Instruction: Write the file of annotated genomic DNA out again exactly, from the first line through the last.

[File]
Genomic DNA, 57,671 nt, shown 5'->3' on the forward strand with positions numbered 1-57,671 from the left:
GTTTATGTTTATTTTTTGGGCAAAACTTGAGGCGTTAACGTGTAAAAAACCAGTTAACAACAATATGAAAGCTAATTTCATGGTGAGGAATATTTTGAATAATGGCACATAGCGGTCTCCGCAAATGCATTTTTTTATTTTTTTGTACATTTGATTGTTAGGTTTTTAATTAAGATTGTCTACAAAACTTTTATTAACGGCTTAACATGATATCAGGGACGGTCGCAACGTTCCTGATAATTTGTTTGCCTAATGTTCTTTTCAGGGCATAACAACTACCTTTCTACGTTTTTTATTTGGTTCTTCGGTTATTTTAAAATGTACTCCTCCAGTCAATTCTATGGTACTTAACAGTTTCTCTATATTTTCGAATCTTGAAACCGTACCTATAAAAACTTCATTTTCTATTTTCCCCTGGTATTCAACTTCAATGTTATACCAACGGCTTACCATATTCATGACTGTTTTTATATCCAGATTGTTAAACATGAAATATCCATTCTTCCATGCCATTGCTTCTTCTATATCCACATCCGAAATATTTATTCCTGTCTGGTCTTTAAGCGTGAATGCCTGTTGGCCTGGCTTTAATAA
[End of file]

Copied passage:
Genomic DNA, 57,671 nt, shown 5'->3' on the forward strand with positions numbered 1-57,671 from the left:
GTTTATGTTTATTTTTTGGGCAAAACTTGAGGCGTTAACGTGTAAAAAACCAGTTAACAACAATATGAAAGCTAATTTCATGGTGAGGAATATTTTGAATAATGGCACATAGCGGTCTCCGCAAATGCATTTTTTTATTTTTTTGTACATTTGATTGTTAGGTTTTTAATTAAGATTGTCTACAAAACTTTTATTAACGGCTTAACATGATATCAGGGACGGTCGCAACGTTCCTGATAATTTGTTTGCCTAATGTTCTTTTCAGGGCATAACAACTACCTTTCTACGTTTTTTATTTGGTTCTTCGGTTATTTTAAAATGTACTCCTCCAGTCAATTCTATGGTACTTAACAGTTTCTCTATATTTTCGAATCTTGAAACCGTACCTATAAAAACTTCATTTTCTATTTTCCCCTGGTATTCAACTTCAATGTTATACCAACGGCTTACCATATTCATGACTGTTTTTATATCCAGATTGTTAAACATGAAATATCCATTCTTCCATGCCATTGCTTCTTCTATATCCACATCCGAAATATTTATTCCTGTCTGGTCTTTAAGCGTGAATGCCTGTTGGCCTGGCTTTAATAA